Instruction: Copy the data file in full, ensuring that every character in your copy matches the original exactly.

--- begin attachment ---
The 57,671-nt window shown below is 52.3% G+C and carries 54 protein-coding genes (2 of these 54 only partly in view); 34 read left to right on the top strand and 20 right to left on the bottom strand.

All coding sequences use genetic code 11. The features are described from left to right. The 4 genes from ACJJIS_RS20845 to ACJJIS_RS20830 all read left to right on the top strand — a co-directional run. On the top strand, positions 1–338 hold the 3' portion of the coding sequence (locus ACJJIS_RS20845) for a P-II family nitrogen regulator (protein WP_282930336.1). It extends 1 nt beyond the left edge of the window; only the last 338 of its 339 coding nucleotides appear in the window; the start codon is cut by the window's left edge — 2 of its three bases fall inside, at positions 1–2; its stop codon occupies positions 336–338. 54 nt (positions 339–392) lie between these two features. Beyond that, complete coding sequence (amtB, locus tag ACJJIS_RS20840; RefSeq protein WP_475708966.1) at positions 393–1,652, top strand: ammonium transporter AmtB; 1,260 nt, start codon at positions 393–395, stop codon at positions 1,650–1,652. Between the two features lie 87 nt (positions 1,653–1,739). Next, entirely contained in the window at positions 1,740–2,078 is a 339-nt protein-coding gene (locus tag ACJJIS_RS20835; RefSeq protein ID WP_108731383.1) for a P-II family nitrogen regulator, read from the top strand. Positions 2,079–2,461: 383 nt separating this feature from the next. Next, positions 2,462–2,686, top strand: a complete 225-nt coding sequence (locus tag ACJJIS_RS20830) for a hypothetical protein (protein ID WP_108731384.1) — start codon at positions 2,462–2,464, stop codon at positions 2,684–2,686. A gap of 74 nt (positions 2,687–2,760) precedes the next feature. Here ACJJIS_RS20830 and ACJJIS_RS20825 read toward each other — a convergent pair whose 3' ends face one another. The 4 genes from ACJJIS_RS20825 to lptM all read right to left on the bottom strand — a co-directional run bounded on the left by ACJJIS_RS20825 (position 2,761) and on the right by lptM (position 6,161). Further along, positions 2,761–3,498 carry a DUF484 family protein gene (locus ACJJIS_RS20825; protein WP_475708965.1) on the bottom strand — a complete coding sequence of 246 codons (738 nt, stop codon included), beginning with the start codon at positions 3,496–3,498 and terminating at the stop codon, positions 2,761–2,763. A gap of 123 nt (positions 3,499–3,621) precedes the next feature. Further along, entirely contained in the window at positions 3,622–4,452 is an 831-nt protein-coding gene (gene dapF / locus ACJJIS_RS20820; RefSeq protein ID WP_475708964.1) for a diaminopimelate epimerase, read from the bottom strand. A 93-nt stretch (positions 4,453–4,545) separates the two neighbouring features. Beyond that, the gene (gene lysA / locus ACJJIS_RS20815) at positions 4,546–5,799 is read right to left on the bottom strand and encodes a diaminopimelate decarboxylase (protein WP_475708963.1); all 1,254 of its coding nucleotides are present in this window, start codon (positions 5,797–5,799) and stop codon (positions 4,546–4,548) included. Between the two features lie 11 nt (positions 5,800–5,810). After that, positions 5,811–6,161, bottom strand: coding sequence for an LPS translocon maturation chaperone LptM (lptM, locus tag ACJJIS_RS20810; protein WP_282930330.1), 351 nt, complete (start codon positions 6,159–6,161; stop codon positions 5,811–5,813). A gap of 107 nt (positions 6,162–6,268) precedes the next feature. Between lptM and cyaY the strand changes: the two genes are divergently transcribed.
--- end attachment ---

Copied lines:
The 57,671-nt window shown below is 52.3% G+C and carries 54 protein-coding genes (2 of these 54 only partly in view); 34 read left to right on the top strand and 20 right to left on the bottom strand.

All coding sequences use genetic code 11. The features are described from left to right. The 4 genes from ACJJIS_RS20845 to ACJJIS_RS20830 all read left to right on the top strand — a co-directional run. On the top strand, positions 1–338 hold the 3' portion of the coding sequence (locus ACJJIS_RS20845) for a P-II family nitrogen regulator (protein WP_282930336.1). It extends 1 nt beyond the left edge of the window; only the last 338 of its 339 coding nucleotides appear in the window; the start codon is cut by the window's left edge — 2 of its three bases fall inside, at positions 1–2; its stop codon occupies positions 336–338. 54 nt (positions 339–392) lie between these two features. Beyond that, complete coding sequence (amtB, locus tag ACJJIS_RS20840; RefSeq protein WP_475708966.1) at positions 393–1,652, top strand: ammonium transporter AmtB; 1,260 nt, start codon at positions 393–395, stop codon at positions 1,650–1,652. Between the two features lie 87 nt (positions 1,653–1,739). Next, entirely contained in the window at positions 1,740–2,078 is a 339-nt protein-coding gene (locus tag ACJJIS_RS20835; RefSeq protein ID WP_108731383.1) for a P-II family nitrogen regulator, read from the top strand. Positions 2,079–2,461: 383 nt separating this feature from the next. Next, positions 2,462–2,686, top strand: a complete 225-nt coding sequence (locus tag ACJJIS_RS20830) for a hypothetical protein (protein ID WP_108731384.1) — start codon at positions 2,462–2,464, stop codon at positions 2,684–2,686. A gap of 74 nt (positions 2,687–2,760) precedes the next feature. Here ACJJIS_RS20830 and ACJJIS_RS20825 read toward each other — a convergent pair whose 3' ends face one another. The 4 genes from ACJJIS_RS20825 to lptM all read right to left on the bottom strand — a co-directional run bounded on the left by ACJJIS_RS20825 (position 2,761) and on the right by lptM (position 6,161). Further along, positions 2,761–3,498 carry a DUF484 family protein gene (locus ACJJIS_RS20825; protein WP_475708965.1) on the bottom strand — a complete coding sequence of 246 codons (738 nt, stop codon included), beginning with the start codon at positions 3,496–3,498 and terminating at the stop codon, positions 2,761–2,763. A gap of 123 nt (positions 3,499–3,621) precedes the next feature. Further along, entirely contained in the window at positions 3,622–4,452 is an 831-nt protein-coding gene (gene dapF / locus ACJJIS_RS20820; RefSeq protein ID WP_475708964.1) for a diaminopimelate epimerase, read from the bottom strand. A 93-nt stretch (positions 4,453–4,545) separates the two neighbouring features. Beyond that, the gene (gene lysA / locus ACJJIS_RS20815) at positions 4,546–5,799 is read right to left on the bottom strand and encodes a diaminopimelate decarboxylase (protein WP_475708963.1); all 1,254 of its coding nucleotides are present in this window, start codon (positions 5,797–5,799) and stop codon (positions 4,546–4,548) included. Between the two features lie 11 nt (positions 5,800–5,810). After that, positions 5,811–6,161, bottom strand: coding sequence for an LPS translocon maturation chaperone LptM (lptM, locus tag ACJJIS_RS20810; protein WP_282930330.1), 351 nt, complete (start codon positions 6,159–6,161; stop codon positions 5,811–5,813). A gap of 107 nt (positions 6,162–6,268) precedes the next feature. Between lptM and cyaY the strand changes: the two genes are divergently transcribed.